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A stretchable and bendable transistor has been made by researchers in the US by applying the principles of kirigami – the Japanese art of paper cutting – to graphene. The researchers have also made tiny graphene-based hinges and pyramids, and they are confident that they could reduce the size of their devices to the nanometre scale. The team also points out that the current micro-scale devices could be useful for biocompatible electronics, including probes for the study of neurons.

 

stretchable graphene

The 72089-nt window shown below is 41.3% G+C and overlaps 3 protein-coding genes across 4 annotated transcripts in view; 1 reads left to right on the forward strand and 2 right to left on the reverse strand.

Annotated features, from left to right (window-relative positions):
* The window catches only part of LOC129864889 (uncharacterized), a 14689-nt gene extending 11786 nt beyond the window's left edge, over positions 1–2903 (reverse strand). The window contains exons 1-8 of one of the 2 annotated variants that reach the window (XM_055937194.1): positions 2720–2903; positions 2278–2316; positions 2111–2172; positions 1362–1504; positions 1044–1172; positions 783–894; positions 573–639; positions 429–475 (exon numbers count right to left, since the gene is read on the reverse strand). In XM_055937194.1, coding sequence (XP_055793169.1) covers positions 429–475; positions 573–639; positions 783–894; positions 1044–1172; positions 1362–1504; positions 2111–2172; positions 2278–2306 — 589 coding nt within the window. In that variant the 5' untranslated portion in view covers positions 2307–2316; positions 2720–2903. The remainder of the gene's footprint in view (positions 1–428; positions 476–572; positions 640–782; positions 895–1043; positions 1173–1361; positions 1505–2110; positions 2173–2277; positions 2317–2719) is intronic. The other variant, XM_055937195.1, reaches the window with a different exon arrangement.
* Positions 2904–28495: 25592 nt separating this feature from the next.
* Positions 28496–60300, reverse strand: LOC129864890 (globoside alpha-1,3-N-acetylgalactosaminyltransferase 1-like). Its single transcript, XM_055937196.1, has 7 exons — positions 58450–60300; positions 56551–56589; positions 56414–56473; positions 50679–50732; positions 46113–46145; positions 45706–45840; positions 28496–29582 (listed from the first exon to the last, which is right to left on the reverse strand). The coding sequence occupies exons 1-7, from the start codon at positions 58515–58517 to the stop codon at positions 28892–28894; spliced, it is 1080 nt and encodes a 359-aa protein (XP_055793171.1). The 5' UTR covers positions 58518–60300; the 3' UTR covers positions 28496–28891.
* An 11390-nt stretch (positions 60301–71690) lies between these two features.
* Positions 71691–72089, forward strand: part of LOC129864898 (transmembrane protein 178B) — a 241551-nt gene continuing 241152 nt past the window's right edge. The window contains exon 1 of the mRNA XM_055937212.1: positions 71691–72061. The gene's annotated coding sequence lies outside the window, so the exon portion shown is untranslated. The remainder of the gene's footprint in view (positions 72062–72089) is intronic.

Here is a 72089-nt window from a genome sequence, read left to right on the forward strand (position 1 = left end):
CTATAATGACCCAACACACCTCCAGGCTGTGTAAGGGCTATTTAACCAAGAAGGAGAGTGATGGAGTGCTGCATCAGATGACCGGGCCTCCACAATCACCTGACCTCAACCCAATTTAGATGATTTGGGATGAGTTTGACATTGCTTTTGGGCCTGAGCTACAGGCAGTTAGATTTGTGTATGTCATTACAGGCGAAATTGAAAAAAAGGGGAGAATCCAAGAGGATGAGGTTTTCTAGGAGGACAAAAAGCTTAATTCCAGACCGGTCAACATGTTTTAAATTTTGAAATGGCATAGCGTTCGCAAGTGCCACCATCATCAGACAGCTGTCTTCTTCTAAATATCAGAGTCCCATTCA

The mainstay of the electronics industry, silicon, is rigid and brittle, and is therefore not appropriate for making deformable electronics. The ability to deform is particularly useful for electronic devices that interface with biological organisms, for example sensitive prosthetic skin and subcutaneous sensors, which must bend and stretch with surrounding tissue. Graphene is a flexible sheet of carbon just one atom thick, and could offer a way to create deformable electronics because of its high electrical conductivity. One problem with graphene, however, is that it stretches very little.